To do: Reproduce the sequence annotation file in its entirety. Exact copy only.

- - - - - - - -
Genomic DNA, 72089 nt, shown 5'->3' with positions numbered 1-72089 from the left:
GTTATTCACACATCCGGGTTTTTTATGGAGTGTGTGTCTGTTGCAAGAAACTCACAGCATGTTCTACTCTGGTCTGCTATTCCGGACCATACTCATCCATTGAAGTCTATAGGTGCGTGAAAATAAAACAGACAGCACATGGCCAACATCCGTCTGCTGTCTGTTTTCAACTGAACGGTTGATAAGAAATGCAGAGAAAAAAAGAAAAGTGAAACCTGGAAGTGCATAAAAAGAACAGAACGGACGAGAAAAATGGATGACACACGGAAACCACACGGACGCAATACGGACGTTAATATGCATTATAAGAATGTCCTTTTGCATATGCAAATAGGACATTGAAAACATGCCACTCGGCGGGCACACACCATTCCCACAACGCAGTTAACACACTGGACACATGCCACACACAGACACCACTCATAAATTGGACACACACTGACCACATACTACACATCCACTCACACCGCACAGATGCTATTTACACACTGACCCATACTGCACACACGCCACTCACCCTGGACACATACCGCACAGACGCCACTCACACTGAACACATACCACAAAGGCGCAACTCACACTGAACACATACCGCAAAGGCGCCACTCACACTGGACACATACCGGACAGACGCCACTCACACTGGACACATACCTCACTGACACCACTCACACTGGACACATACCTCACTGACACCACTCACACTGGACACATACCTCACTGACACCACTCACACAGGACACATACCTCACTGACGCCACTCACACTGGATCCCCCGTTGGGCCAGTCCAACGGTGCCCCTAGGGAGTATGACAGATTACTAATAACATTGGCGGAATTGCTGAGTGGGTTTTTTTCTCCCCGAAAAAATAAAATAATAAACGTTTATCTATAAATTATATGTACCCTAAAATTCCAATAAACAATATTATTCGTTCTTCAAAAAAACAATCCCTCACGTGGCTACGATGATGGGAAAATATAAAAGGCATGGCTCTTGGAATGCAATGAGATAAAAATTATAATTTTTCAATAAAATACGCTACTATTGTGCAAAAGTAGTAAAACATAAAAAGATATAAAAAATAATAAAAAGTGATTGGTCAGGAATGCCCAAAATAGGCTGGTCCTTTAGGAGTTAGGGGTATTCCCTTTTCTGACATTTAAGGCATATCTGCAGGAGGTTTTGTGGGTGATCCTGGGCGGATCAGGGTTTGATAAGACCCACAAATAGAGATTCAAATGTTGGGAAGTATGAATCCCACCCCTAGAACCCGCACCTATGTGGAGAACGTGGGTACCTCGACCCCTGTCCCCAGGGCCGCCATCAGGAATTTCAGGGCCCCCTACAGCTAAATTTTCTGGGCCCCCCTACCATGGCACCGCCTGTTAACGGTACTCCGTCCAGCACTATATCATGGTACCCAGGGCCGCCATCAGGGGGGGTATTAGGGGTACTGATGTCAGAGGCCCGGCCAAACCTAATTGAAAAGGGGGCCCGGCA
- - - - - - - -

Genomic DNA, 72089 nt, shown 5'->3' with positions numbered 1-72089 from the left:
GTTATTCACACATCCGGGTTTTTTATGGAGTGTGTGTCTGTTGCAAGAAACTCACAGCATGTTCTACTCTGGTCTGCTATTCCGGACCATACTCATCCATTGAAGTCTATAGGTGCGTGAAAATAAAACAGACAGCACATGGCCAACATCCGTCTGCTGTCTGTTTTCAACTGAACGGTTGATAAGAAATGCAGAGAAAAAAAGAAAAGTGAAACCTGGAAGTGCATAAAAAGAACAGAACGGACGAGAAAAATGGATGACACACGGAAACCACACGGACGCAATACGGACGTTAATATGCATTATAAGAATGTCCTTTTGCATATGCAAATAGGACATTGAAAACATGCCACTCGGCGGGCACACACCATTCCCACAACGCAGTTAACACACTGGACACATGCCACACACAGACACCACTCATAAATTGGACACACACTGACCACATACTACACATCCACTCACACCGCACAGATGCTATTTACACACTGACCCATACTGCACACACGCCACTCACCCTGGACACATACCGCACAGACGCCACTCACACTGAACACATACCACAAAGGCGCAACTCACACTGAACACATACCGCAAAGGCGCCACTCACACTGGACACATACCGGACAGACGCCACTCACACTGGACACATACCTCACTGACACCACTCACACTGGACACATACCTCACTGACACCACTCACACTGGACACATACCTCACTGACACCACTCACACAGGACACATACCTCACTGACGCCACTCACACTGGATCCCCCGTTGGGCCAGTCCAACGGTGCCCCTAGGGAGTATGACAGATTACTAATAACATTGGCGGAATTGCTGAGTGGGTTTTTTTCTCCCCGAAAAAATAAAATAATAAACGTTTATCTATAAATTATATGTACCCTAAAATTCCAATAAACAATATTATTCGTTCTTCAAAAAAACAATCCCTCACGTGGCTACGATGATGGGAAAATATAAAAGGCATGGCTCTTGGAATGCAATGAGATAAAAATTATAATTTTTCAATAAAATACGCTACTATTGTGCAAAAGTAGTAAAACATAAAAAGATATAAAAAATAATAAAAAGTGATTGGTCAGGAATGCCCAAAATAGGCTGGTCCTTTAGGAGTTAGGGGTATTCCCTTTTCTGACATTTAAGGCATATCTGCAGGAGGTTTTGTGGGTGATCCTGGGCGGATCAGGGTTTGATAAGACCCACAAATAGAGATTCAAATGTTGGGAAGTATGAATCCCACCCCTAGAACCCGCACCTATGTGGAGAACGTGGGTACCTCGACCCCTGTCCCCAGGGCCGCCATCAGGAATTTCAGGGCCCCCTACAGCTAAATTTTCTGGGCCCCCCTACCATGGCACCGCCTGTTAACGGTACTCCGTCCAGCACTATATCATGGTACCCAGGGCCGCCATCAGGGGGGGTATTAGGGGTACTGATGTCAGAGGCCCGGCCAAACCTAATTGAAAAGGGGGCCCGGCA